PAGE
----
Rudyard Kipling

(30 December 1865 – 18 January 1936 / Bombay)

Rudyard Kipling Poems

1. The Parting of the Column 6/10/2015
2. The Landau 1/3/2003
3. The Ballad Of Fisher's Boarding-House 12/31/2002
4. The Ballad Of Bolivar 12/31/2002
5. The Ballad Of Ahmed Shah 3/29/2010
6. Epitaphs Of The War 1/26/2016
7. The Last Chantey 12/31/2002
8. The Lowestoft Boat 1/3/2003
9. The Legend Of The Foreign Office 1/3/2003
10. Untitled [you Mustn'T Swim Till You'Re Six Weeks Old] 11/28/2014
11. The Man Who Could Write 1/3/2003
12. The Lament Of The Border Cattle Thief 12/31/2002
13. The Coiner 1/3/2003
14. The Press 1/3/2003
15. There Was A Small Boy Of Quebec 2/3/2015
16. The Appeal 3/29/2010
17. The Songs Of The Lathes 12/31/2002
18. The North Sea Patrol 1/3/2003
19. The Song Of The Sons 12/31/2002
20. The Song Of The Cities 12/31/2002
21. Hymn of Breaking Strain 8/26/2015
22. The Bother 1/3/2003
23. The Jacket 12/31/2002
24. The Ballad Of Minepit Shaw 1/3/2003
25. The Braggart 1/3/2003
26. The City Of Brass 3/24/2010
27. The Conversion Of Aurelian Mcgoggin 1/3/2003
28. 'Tin Fish' 3/3/2015
29. To Thomas Atkins 12/31/2002
30. The Legend Of Mirth 1/3/2003
31. The Spies' March 12/31/2002
32. The Fall Of Jock Gillespie 1/3/2003
33. The New Knighthood 1/3/2003
34. The Legends Of Evil 1/1/2004
35. The Liner She's A Lady 12/31/2002
36. The Nursing Sister 1/3/2003
37. The Last Ode 1/3/2003
38. The Dying Chauffeur 1/3/2003
39. The Coastwise Lights 12/31/2002
40. The Last Lap 1/3/2003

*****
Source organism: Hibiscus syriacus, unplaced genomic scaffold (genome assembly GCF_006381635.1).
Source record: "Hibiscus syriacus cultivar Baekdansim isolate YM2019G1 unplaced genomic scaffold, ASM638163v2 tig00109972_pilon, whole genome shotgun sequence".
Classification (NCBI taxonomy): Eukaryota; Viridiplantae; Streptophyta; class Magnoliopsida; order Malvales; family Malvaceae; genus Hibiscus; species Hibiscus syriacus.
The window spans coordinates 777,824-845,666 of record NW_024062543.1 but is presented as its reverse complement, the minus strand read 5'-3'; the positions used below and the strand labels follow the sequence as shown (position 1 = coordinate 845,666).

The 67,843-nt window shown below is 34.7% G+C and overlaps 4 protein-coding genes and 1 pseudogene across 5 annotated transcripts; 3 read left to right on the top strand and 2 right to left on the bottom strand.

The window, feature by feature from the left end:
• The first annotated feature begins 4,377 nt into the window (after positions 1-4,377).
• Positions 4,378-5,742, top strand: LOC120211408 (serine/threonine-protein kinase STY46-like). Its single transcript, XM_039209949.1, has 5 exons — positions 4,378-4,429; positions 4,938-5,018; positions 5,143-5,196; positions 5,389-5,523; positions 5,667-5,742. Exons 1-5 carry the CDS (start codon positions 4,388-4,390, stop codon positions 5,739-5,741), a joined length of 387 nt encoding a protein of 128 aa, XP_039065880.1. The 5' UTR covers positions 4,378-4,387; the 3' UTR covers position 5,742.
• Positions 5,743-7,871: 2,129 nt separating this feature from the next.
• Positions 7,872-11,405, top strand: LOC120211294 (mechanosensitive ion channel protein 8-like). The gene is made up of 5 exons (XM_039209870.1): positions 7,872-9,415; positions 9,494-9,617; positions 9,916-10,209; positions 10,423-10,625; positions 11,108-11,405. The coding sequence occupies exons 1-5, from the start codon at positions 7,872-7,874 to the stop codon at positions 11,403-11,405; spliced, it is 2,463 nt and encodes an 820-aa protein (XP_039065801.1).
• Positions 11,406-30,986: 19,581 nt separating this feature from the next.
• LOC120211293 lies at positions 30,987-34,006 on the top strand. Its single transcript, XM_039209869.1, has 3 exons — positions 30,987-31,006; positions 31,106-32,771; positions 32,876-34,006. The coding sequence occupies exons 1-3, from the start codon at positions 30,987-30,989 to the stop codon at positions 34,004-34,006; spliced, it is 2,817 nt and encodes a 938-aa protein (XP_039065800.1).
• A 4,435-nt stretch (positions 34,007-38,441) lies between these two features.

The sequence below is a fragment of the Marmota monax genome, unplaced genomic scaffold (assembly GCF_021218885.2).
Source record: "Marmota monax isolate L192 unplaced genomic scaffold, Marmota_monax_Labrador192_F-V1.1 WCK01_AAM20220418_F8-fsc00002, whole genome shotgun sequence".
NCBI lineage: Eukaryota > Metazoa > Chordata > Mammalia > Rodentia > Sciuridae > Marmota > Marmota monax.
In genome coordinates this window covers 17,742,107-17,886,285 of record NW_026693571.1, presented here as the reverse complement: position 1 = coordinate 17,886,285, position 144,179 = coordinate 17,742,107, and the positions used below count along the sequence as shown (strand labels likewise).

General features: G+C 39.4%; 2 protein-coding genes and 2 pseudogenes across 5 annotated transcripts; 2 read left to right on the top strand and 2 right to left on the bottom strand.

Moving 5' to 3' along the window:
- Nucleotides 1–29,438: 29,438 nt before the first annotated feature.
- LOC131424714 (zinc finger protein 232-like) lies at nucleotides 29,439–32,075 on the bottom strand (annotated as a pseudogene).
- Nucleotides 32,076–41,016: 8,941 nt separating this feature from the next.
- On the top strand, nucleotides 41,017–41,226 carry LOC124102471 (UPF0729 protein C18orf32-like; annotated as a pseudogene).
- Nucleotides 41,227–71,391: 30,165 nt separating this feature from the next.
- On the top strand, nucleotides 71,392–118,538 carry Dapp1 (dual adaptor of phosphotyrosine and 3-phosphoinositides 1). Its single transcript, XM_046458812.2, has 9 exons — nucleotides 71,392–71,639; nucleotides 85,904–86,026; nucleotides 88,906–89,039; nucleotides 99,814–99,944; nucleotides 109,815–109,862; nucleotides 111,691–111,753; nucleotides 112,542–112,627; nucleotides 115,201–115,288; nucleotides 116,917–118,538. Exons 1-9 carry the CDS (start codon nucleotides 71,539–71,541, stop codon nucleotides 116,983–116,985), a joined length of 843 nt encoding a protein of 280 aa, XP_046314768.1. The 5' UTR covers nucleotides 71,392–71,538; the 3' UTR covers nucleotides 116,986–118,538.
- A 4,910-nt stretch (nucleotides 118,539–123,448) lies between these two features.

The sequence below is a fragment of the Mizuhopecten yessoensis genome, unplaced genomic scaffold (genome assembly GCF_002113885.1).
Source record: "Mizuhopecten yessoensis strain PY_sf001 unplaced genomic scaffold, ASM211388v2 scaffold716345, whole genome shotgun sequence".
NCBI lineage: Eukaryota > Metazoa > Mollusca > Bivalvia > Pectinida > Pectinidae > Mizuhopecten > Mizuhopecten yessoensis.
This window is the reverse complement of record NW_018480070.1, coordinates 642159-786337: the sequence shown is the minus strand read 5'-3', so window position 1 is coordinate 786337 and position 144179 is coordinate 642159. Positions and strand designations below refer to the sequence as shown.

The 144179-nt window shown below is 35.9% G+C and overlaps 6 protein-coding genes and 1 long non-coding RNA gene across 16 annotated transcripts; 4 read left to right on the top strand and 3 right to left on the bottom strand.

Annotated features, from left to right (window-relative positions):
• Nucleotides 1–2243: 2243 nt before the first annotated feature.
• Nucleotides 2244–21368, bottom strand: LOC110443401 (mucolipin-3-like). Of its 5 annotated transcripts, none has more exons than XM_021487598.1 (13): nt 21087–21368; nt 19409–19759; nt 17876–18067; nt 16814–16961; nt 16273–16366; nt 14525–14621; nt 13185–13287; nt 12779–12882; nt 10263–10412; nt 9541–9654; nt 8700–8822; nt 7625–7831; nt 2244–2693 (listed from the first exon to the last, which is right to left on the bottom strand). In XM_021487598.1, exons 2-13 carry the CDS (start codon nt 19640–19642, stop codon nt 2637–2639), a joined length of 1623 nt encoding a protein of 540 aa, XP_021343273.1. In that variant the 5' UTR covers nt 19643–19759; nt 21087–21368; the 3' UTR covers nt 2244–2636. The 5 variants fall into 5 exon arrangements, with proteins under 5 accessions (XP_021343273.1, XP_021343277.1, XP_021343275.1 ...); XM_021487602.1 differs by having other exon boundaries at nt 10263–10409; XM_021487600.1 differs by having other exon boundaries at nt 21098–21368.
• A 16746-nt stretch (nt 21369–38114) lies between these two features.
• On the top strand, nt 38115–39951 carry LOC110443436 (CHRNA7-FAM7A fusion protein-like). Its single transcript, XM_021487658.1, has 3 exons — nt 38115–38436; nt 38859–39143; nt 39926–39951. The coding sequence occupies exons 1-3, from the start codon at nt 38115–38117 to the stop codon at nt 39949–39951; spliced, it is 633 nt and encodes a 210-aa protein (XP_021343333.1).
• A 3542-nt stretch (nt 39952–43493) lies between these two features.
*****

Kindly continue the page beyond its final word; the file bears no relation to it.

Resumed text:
Best Poem of Rudyard Kipling

If

If you can keep your head when all about you
Are losing theirs and blaming it on you;
If you can trust yourself when all men doubt you,
But make allowance for their doubting too:
If you can wait and not be tired by waiting,
Or, being lied about, don't deal in lies,
Or being hated don't give way to hating,
And yet don't look too good, nor talk too wise;

If you can dream- -and not make dreams your master;
If you can think- -and not make thoughts your aim,
If you can meet with Triumph and Disaster
And treat those two impostors just the ...

Read the full of If

Quiquern

The People of the Eastern Ice, they are melting like the snow--
They beg for coffee and sugar; they go where the white men go.
The People of the Western Ice, they learn to steal and fight;
They sell their furs to the trading-post; they sell their souls to
the white.
The People of the Southern Ice, they trade with the whaler's
crew;
Their women have many ribbons, but their tents are torn and few.
But the People of the Elder Ice, beyond the white man's ken--

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